At first, it did not seem too bad. My children prayed, “please bless our Dad.”
I read a lot and hemmed a dress. I learned to play my son at chess.
But loneliness became routine. I made all decisions by myself, it seemed.
And when I needed time alone, my sister was the one I phoned.
One night my sister came to stay, watching the children for my ‘get-away.’
And though I could have fair escaped, I parked outside the church front gate.
A ghost to see what’s in this place, I walked dark halls just to see his face.
But then, instead…a man and wife. They stand outside. They’re filled with strife.
He holds the door as she walks in. The tears are running down her chin.
She says “…I don’t love you anymore. That’s what we have divorces for.”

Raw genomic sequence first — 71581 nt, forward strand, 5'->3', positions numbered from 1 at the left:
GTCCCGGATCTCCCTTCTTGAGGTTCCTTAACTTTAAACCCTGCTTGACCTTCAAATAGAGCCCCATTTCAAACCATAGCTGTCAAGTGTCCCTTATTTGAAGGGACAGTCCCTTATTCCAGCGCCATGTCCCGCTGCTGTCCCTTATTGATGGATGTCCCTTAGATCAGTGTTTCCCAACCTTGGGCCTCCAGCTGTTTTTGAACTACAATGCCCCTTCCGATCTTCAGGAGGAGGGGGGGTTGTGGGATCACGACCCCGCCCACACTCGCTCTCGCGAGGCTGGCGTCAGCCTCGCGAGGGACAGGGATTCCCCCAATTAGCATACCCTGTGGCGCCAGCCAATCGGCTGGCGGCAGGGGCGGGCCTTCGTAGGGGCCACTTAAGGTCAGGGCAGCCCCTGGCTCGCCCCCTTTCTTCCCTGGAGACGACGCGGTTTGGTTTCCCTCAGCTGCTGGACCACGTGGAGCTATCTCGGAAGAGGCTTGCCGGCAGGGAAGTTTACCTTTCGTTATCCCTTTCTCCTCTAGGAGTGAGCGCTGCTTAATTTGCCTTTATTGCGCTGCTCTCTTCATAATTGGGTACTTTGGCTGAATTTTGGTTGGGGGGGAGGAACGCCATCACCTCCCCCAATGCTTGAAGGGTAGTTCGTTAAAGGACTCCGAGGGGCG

I know I should go, but instead I wait. They go inside with my own sweet mate.
Please let him say some words just right. Help them rid their hearts of spite.
But while I think how hurt they are, the headlights of still another car.
It’s James who has his parents too. Last Sunday he talked about what he knew was true.
And now he’ll be leaving for Japan. He’s finally making good his plan
To serve the world and share the truth; the things he’s learned while yet a youth.
And one by one, my ward family dear, come to him for words of cheer,
Or blessings that only he should give, as worthily he tries to live.
I go back home. My heart can see that he belongs not just to me.
But I was blessed to have his love, by Father who is up above.
Please let him lead me to Heaven’s door, by learning how to give up more.
And look upon this wedding ring, that I will yet reign as his queen.
-By Bill and Diane Nelson